The TV’s already gone, and, regardless, the consoles are packed away. They were one of the first things to go, a fount of distraction that would keep me from the tedious work. Of course, I just end up on my PC, which will be the last thing to go. I can play Spelunky and fool myself into thinking that I’m not procrastinating
If I dug out my NES from the plastic bin it’s in, and then managed to find the copy of Super Mario Brothers (that I packed in a separate box) I’d be able to play the same game I played almost 18 years ago. The first stage, with all its secrets and shortcuts, is clear even now in my mind. I don’t need to dig through the boxes of stuff: it’s burned into my muscle memory.
Spelunky randomly generates levels. That’s to say, I can’t look back in 18 years and play its first level from memory. Its first level changes. Every level changes. There are some constants. The type of enemies don’t change, for example. Neither does your skill set; you always have the ability to jump, unfurl your whip, throw a bomb, or launch a rope. But extra abilities and items are never in the same place, nor are the enemies, because the geography is never static. You can’t beat Spelunky with memory. You have to understand the game and how it works.
I was right to pack my personal stuff first. I went through my desk drawers, garbage bag beside me, ready to discard everything that was meaningless. I ended up filling two bags with old receipts, bills, business cards, stray buttons, manuals to long dead electronics, etc.
My personal things take up much less space. There’s a healthy smattering of movie tickets and concert stubs, but it’s mostly letters. My first batch, letters from a long distance ex, are old wounds and I’ve poured over them enough times that the individual letters have lost their power. There’s just a collective numb sadness about the whole thing, that old ache that only exists when it rains.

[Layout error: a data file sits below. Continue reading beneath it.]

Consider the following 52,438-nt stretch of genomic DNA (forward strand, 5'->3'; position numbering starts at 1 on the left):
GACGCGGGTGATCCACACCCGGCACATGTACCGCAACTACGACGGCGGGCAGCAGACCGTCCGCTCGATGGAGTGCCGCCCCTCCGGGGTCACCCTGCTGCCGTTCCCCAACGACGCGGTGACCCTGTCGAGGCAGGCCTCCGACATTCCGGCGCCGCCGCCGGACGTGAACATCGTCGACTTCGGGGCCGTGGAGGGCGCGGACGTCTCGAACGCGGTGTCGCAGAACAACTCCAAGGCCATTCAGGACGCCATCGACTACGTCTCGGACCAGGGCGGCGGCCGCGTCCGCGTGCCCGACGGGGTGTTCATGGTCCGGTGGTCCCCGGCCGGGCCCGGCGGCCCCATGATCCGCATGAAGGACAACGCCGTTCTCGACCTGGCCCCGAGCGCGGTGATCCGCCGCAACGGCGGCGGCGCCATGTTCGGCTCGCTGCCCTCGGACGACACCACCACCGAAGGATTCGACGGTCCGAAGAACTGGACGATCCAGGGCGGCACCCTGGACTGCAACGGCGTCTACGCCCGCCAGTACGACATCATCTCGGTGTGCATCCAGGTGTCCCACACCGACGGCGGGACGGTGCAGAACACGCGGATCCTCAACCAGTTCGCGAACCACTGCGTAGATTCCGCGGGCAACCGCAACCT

Spelunky’s masterstroke is in the way it sits comfortably in the land of the familiar and the new. The randomly generated terrain gives me something fresh, something to hook me in. But the retro pixel art along with the gameplay and mechanics – some of the oldest in gaming – evoke those lazy Saturday afternoons playing Ghosts ‘n Goblins. So each play feels simultaneously comfortable and fresh.
The familiar cushions the fact that, while there are new pleasures to discover, the world of Spelunky is a harsh place. When you die, you start the whole ordeal again from the beginning, and it’s incredibly easy to die. Cavemen, man-eating plants, yetis, snakes, all manner of traps: everything conspires against you. Even your own tools can turn on you. The levels, while random, come in themes, and every forth level leads to a different theme, whether it be jungle caves or sub-zero ice caverns. Each of these hides new perils, new ways to get hurt, new ways to die. The game is embedded with a terror of the unknown. If it wasn’t for that bedrock of familiarity, it might be too daunting to play.
It’s hard not to notice the parallels when I get to more recent letters and more recent exes. Patterns emerge and the repeating beats are unsettling. A narrative of desire and regret plays out several times. And here I am at regret again. Moving out of my home because it isn’t much of a home anymore, and having nobody to really blame but myself. Realizing you’re in a cycle is the first step to breaking it, but it’s also a sobering reminder of your limitations.
I’ve played Spelunky dozens and dozens of times these last three weeks. It’s a distraction, but it’s a necessary one. I can deal with things a lot better without constant reminders of what I’m losing.
So I load up the game and try going straight through without using shortcuts, but I never get very far.
Somewhere between playthrough 50 and 60 an unsettling thought emerges: Maybe I’m not doing so well in Spelunky because I’m just not learning anything. Maybe the problem isn’t the game. Maybe the problem is me.